The First Amendment to the Constitution and subsequent Supreme Court rulings based on the First Amendment figure prominently in the case against intelligent design. The First Amendment states:
Congress shall make no law respecting an establishment of religion, or prohibiting the free exercise thereof; or abridging the freedom of speech, or of the press; or the right of the people peaceably to assemble, and to petition the government for a redress of grievances.
The opening statement of this Amendment, often referred to as the "Establishment Clause," is generally interpreted to prohibit 1) the establishment of a national religion by Congress and 2) the preference of one religion over another or the support of a religious idea with no identifiable secular purpose. An applicable test to ascertain whether the DASB ID policy was unconstitutional under the First Amendment was that of Lemon v. Kurtzman, 403 U.S. 602 (1971), the "Lemon test." The purpose of the Lemon test is to determine when a law has the effect of establishing religion. The test has served as the foundation for many of the Court's post-1971 Establishment Clause rulings. The test has three parts, or "prongs":
First, the statute must have a secular legislative purpose; second, its principal or primary effect must be one that neither advances nor inhibits religion, Board of Education v. Allen, 392 U.S. 236, 243 (1968); finally, the statute must not foster "an excessive government entanglement with religion." Walz, supra, at 674.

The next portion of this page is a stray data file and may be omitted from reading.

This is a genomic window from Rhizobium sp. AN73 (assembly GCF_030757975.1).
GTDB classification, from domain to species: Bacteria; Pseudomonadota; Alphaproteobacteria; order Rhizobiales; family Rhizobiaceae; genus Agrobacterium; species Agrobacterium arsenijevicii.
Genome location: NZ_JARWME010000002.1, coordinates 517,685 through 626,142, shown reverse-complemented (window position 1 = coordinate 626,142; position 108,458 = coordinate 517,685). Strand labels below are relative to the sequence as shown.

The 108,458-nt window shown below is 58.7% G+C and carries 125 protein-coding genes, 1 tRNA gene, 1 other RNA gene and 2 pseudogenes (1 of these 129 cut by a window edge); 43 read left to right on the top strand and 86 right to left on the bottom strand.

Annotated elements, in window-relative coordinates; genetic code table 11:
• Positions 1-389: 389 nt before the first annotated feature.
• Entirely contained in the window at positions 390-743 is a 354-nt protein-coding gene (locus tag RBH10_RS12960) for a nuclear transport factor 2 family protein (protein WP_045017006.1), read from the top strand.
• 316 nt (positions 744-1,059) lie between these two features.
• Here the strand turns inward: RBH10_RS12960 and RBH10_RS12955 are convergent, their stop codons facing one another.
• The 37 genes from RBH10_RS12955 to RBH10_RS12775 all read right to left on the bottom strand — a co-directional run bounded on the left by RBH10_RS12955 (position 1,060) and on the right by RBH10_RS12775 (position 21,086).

In addition to the Lemon test, the "endorsement test" was employed to analyze the constitutionality of the ID policy under the Establishment Clause. The endorsement test was proposed by United States Supreme Court Justice Sandra Day O'Connor in the 1984 case of Lynch v. Donnelly in asking whether a particular government action amounts to an endorsement of religion, thus violating the Establishment Clause of the First Amendment.
The Establishment Clause prohibits government from making adherence to a religion relevant in any way to a person's standing in the political community. Government can run afoul of that prohibition...[by] endorsement or disapproval of religion. Endorsement sends a message to nonadherents that they are outsiders, not full members of the political community, and an accompanying message to adherents that they are insiders, favored members of the political community.
...The proper inquiry under the purpose prong of Lemon, I submit, is whether the government intends to convey a message of endorsement or disapproval of religion.
Teachers are often confused about how to discuss religion in the public school classroom, particularly as it relates to the First Amendment. Discuss the difference between "teaching about" and "advocating for" a particular religious view. In what way do you think presenting ID in the classroom is a violation of the Lemon and/or other established tests?